The gold bulls have done a good job, thus far, of holding recent gains for the metal. The yellow metal has held above the key $1800 level for a few days now, and the bulls have even put some more distance between that level and current prices. The question is whether the bulls can maintain the recent upside and prevent the market from declining back below the $1800 level. Gold is seeing some bullish interest today as the dollar weakens. The gold market also has an inviting chart structure currently that is attracting momentum and technical buyers.
This week, the markets are devoid of fresh economic data or any Fed talk. The week between Christmas and New Years is historically quiet for the markets, as few investors are screen watching this week. Once the New Year Holiday is over, however, investors will quickly return to the markets and price movements will begin again in earnest. How the gold market will move once the investing public is back remains to be seen. One thing may be for sure, however, and that is that the Fed’s plans are likely to be a major contributing factor for gold in the year ahead. The Fed has already slowed its pace of rate hikes, electing to raise rates by 50 rather than 75 basis points in December. How much the Fed will raise rates at its next meeting is the subject of debate. While another 75 point hike cannot be ruled out, a 50 or even 25 point move may be far more likely at this point.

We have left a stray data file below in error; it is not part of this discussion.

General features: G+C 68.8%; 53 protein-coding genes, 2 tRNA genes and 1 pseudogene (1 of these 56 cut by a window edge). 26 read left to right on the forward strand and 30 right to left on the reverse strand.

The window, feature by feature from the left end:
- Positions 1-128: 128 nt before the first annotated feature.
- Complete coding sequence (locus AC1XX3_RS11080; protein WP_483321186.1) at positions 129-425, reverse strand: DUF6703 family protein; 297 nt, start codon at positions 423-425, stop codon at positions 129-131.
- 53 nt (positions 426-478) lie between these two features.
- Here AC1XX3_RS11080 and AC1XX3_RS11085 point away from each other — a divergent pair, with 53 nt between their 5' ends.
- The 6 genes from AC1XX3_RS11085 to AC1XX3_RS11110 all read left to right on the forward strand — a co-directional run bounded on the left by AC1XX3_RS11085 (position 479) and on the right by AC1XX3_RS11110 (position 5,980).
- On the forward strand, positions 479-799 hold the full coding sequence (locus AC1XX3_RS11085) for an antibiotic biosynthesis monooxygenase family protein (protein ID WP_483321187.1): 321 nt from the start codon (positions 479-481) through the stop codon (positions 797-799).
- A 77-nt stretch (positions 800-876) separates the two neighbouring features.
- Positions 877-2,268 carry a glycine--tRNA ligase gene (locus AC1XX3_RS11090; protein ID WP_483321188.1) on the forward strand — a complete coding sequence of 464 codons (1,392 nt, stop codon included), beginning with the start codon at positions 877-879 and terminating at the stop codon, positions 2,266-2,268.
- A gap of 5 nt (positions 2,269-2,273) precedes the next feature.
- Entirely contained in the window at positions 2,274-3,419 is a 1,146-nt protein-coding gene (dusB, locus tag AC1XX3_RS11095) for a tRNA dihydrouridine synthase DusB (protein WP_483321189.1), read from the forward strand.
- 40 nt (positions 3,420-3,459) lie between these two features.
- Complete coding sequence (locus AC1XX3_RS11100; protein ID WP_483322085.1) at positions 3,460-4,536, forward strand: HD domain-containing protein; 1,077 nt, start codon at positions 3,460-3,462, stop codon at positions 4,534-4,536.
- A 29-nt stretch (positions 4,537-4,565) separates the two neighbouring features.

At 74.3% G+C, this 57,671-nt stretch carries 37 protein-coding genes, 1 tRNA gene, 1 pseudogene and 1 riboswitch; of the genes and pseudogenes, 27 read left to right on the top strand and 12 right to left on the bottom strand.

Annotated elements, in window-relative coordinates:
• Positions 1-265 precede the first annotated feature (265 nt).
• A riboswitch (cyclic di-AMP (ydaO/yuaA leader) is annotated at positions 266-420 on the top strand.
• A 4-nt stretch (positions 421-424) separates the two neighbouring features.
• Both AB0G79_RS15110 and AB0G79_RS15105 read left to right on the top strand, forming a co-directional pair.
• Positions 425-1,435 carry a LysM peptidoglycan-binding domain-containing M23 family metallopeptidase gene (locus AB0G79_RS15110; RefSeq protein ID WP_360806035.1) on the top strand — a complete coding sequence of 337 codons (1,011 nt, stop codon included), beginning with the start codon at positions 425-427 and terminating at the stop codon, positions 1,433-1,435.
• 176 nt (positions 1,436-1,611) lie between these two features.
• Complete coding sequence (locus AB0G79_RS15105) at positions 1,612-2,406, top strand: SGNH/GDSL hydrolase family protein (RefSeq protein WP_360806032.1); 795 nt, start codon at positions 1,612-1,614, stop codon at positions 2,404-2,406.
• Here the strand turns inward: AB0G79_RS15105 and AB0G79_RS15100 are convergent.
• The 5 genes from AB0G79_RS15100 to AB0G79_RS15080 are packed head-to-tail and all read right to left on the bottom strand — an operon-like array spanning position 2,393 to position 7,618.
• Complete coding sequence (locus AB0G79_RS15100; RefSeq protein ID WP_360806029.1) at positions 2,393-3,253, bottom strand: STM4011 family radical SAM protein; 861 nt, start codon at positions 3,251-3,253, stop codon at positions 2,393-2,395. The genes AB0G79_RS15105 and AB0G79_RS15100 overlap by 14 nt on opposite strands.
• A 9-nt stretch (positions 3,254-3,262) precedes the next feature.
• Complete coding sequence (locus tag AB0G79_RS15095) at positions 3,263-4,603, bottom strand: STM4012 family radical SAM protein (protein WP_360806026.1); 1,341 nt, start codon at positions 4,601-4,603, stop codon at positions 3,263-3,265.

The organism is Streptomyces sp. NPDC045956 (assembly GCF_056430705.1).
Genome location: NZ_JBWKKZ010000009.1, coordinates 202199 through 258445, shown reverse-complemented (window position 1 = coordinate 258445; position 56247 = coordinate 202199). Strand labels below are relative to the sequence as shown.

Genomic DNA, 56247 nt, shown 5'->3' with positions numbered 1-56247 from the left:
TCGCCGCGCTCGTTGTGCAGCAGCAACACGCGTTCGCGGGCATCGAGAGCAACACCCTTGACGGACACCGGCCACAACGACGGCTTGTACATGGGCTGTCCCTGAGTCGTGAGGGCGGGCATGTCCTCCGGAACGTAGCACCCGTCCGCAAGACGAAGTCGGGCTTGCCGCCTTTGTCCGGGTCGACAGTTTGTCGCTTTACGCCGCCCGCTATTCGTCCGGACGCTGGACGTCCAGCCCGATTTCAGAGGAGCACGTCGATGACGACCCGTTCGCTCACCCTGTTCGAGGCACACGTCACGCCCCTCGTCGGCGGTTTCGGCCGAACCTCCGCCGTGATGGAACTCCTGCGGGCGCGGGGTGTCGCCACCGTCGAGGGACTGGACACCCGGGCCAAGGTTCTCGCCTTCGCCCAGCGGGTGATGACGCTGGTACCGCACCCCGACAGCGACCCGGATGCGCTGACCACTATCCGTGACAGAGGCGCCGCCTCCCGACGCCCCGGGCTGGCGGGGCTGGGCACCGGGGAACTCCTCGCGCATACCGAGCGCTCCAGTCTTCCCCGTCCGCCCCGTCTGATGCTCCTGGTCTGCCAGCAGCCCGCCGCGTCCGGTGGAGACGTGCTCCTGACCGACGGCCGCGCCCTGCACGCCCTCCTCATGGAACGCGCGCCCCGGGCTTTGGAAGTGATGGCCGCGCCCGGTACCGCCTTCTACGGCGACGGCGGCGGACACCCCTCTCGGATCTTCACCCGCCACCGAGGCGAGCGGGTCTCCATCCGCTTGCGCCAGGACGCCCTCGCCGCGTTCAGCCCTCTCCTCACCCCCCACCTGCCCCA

The Fed has suggested that rates may need to stay higher for longer. Taking a wait-and-see approach to see how its hikes are affecting inflation, the Fed may be content with smaller increases in the Fed Funds Rate and allowing more time to pass by to judge whether its rate hikes have been effective. Recent inflationary data suggests the Fed is having an impact on price pressures, as some key data points came in less- than-expected. While an annual inflation rate of 7.1% is still no laughing matter, it is better than a reading of 7.3%. If inflation data continues to trend lower in the months ahead, the Fed could see fit to take a pause from its rate hikes. At some point, the central bank may even suggest that it will begin cutting rates to boost the economy. While this is unlikely to occur anytime soon, it could come sooner-than-expected if worries over a recession increase further or if recession appears imminent.
For the weeks ahead, markets will attempt to become more in tune with the Fed and its plans for the year. The next several months or first half of 2023 will not likely see any major changes in Fed stance or policy. As the second half of the year approaches, however, calls for the Fed to begin easing rates may increase and even pressure the central bank. Stocks, gold and risk assets may all see limited upside in the months ahead until the Fed signals a reversal on rates is forthcoming. Once that signal is given, however, the sky’s the limit for gold and stocks may also return to all-time high territory.